Non-technical Abstract: The cell is the fundamental building block of all living things. The materials within the cell are separated and protected from the environment by the cell membrane that is composed of molecules derived from fatty acids. These molecules function well under relatively benign natural conditions, such as in water at room temperature and pressure. Under harsh environments, such as extreme temperatures and pressures prevalent in industrial processes, these molecules are unstable therefore making it difficult to deploy cells within such environments. Furthermore, it is difficult to engineer natural membrane molecules with new functions such as the ability to sense their environment or bind particular surfaces or target molecules. It is the primary goal of this work to discover and synthesize a new class of molecules based on proteins as an alternative 'chassis' material for synthetic cell membranes that have improved mechanical and chemical stability and can be engineered to endow the membrane with new functions. Profs. Ferguson and Liu combine fast experimental synthesis and testing with computer simulations and artificial intelligence tools to search for new synthetic membranes with the ability to survive in harsh environments and the capacity to assemble synthetic cells together into synthetic tissues. By combining experiment and computation within a virtuous cycle, wherein computation guides experiment and experiment informs computational modeling, massive savings in labor, time, and resources are realized compared to traditional trial-and-improvement experimentation. In the course of this work, Profs. Ferguson and Liu provide research opportunities for post-doctoral, graduate, undergraduate, and high-school trainees, incorporate the outcomes of the research into classes that they teach, and engage in outreach activities through a Girls in Science and Engineering summer camp, Detroit Area Pre-College Engineering Program, and University of Chicago After School Matters summer internship program.

Technical Abstract

The aim of this work is to discover novel peptidic biomaterials as an alternative "chassis" material for synthetic cells. While biology has settled on using lipid bilayer membrane as the material for compartmentalizing cytoplasm and for membrane-bound organelles, polypeptides offer an alternative biomaterial that can establish peptidic microcompartments with improved mechanical and chemical stability and the capacity for additional engineered biological function. Peptidic chassis materials offer unique advantages compared to lipid and polymersome membrane materials in terms of biocompatibility, chemical and mechanical stability, and capacity for additional functionalization that make them extremely desirable for applications in biomedicine, drug delivery, biosensing, and deployment in non-natural environments. The discovery of peptide sequences capable of spontaneous self-assembly into solute-filled microcompartments with desired materials properties is frustrated by the vast size of the protein sequence search space that makes exhaustive exploration intractable and Edisonian trial-and-improvement inefficient. In this work, we establish an integrated data-driven modeling and high-throughput cell-free synthesis platform to rapidly traverse sequence space. In a tightly integrated feedback loop between theory and modeling, we employ an 'active learning' paradigm to extract information from experimental data, guide rational traversal of the vast peptide sequence space, and optimally deploy experimental resources. Completion of this work will lead to the discovery of highly sought-after peptide-based synthetic cell 'chassis materials' that are more robust to harsh environments and which have complementary binding functionality to enable self-organization of the synthetic cells into synthetic tissues. In the course of this work, Profs. Ferguson and Liu offer research opportunities for high-school and undergraduate students to provide exposure to scientific research and improve representation in the STEM pipeline, train graduate and post-doctoral trainees in integrated computational and experimental research, incorporate the scientific outcomes in course materials, and engage in outreach activities through a Girls in Science and Engineering summer camp, Detroit Area Pre-College Engineering Program, and University of Chicago After School Matters summer internship program.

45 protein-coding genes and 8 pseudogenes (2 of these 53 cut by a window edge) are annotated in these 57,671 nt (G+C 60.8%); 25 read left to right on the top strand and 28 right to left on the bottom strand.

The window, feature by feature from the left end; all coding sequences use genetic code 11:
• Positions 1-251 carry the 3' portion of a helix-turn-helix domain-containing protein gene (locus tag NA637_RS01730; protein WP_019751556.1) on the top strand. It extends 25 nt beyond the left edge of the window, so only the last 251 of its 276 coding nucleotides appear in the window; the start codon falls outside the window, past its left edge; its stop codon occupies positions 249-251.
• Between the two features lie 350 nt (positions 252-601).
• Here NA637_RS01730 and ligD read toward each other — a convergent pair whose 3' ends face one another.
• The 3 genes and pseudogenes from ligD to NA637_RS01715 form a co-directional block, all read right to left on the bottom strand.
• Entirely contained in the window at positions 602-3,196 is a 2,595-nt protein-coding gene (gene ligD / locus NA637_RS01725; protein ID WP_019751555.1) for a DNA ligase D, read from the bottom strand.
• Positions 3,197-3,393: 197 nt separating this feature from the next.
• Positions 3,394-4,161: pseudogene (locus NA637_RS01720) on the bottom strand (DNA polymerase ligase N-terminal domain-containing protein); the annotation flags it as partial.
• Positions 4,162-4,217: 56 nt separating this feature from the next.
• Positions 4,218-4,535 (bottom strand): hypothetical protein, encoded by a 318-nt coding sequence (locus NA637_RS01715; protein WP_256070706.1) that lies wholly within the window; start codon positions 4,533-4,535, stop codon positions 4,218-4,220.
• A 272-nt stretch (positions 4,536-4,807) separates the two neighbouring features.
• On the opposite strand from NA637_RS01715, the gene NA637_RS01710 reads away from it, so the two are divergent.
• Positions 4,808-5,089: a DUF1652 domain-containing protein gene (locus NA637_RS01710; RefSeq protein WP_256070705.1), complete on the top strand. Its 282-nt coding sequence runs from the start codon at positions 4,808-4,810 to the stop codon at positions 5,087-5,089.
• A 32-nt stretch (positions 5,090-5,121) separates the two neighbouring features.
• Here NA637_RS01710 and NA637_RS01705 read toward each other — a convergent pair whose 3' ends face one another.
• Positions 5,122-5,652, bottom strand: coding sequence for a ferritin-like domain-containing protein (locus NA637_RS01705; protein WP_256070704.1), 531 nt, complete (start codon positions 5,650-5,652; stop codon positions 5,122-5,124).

This award reflects NSF's statutory mission and has been deemed worthy of support through evaluation using the Foundation's intellectual merit and broader impacts review criteria.

Agency
National Science Foundation (NSF)
Institute
Division of Materials Research (DMR)
Type
Standard Grant (Standard)
Application #
1939534
Program Officer
Germano Iannacchione
Project Start
Project End
Budget Start
2019-08-15
Budget End
2021-07-31
Support Year
Fiscal Year
2019
Total Cost
$150,000
Indirect Cost
Name
University of Michigan Ann Arbor
Department
Type
DUNS #
City
Ann Arbor
State
MI
Country
United States
Zip Code
48109